Long-term exposure to particulate air pollution and brachial artery flow-mediated dilation in the Old Order Amish
Yanosky, Jeff D.
Reed, Robert M.
Mitchell, Braxton D.
Puett, Robin C.
Salimi, S., Yanosky, J.D., Huang, D. et al. Long-term exposure to particulate air pollution and brachial artery flow-mediated dilation in the Old Order Amish. Environ Health 19, 50 (2020).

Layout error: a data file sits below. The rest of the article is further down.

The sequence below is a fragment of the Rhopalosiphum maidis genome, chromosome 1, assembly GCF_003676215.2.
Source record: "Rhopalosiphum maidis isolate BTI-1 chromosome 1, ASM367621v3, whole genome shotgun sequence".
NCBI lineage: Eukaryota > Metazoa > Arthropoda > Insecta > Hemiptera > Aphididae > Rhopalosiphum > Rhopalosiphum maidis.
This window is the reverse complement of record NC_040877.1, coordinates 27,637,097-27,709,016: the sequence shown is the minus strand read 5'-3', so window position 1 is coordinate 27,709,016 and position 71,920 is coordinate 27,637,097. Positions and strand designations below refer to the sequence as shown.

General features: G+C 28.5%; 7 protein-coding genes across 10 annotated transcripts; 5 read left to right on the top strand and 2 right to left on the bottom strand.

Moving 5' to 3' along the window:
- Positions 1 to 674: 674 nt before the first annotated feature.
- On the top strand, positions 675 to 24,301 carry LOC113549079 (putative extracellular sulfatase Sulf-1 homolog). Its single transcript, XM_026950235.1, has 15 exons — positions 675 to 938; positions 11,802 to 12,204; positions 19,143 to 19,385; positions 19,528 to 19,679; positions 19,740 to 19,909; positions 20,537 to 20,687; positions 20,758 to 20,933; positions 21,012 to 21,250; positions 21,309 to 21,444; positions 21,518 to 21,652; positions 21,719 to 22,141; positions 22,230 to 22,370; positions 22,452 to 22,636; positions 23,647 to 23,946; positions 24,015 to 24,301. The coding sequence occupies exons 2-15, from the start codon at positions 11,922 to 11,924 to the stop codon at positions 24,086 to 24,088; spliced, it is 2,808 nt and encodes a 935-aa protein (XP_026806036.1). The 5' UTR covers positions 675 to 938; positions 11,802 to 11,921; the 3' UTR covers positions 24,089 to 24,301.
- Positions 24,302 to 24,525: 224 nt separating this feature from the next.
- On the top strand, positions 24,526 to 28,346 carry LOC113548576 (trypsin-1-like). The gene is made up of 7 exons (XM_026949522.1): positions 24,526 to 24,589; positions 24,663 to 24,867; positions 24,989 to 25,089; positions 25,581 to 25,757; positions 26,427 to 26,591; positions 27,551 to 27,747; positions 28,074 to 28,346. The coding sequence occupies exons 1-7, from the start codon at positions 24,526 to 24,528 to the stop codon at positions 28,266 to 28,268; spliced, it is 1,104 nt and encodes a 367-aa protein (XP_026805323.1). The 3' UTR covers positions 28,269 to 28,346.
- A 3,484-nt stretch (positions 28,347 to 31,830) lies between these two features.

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Atmospheric particulate matter (PM) has been associated with endothelial dysfunction, an early marker of cardiovascular risk. Our aim was to extend this research to a genetically homogenous, geographically stable rural population using location-specific moving-average air pollution exposure estimates indexed to the date of endothelial function measurement. We measured endothelial function using brachial artery flow-mediated dilation (FMD) in 615 community-dwelling healthy Amish participants. Exposures to PM < 2.5 μm (PM2.5) and PM < 10 μm (PM10) were estimated at participants’ residential addresses using previously developed geographic information system-based spatio-temporal models and normalized. Associations between PM exposures and FMD were evaluated using linear mixed-effects regression models, and polynomial distributed lag (PDL) models followed by Bayesian model averaging (BMA) were used to assess response to delayed effects occurring across multiple months. Exposure to PM10 was consistently inversely associated with FMD, with the strongest (most negative) association for a 12-month moving average (− 0.09; 95% CI: − 0.15, − 0.03). Associations with PM2.5 were also strongest for a 12-month moving average but were weaker than for PM10 (− 0.07; 95% CI: − 0.13, − 0.09). Associations of PM2.5 and PM10 with FMD were somewhat stronger in men than in women, particularly for PM10. Using location-specific moving-average air pollution exposure estimates, we have shown that 12-month moving-average estimates of PM2.5 and PM10 exposure are associated with impaired endothelial function in a rural population.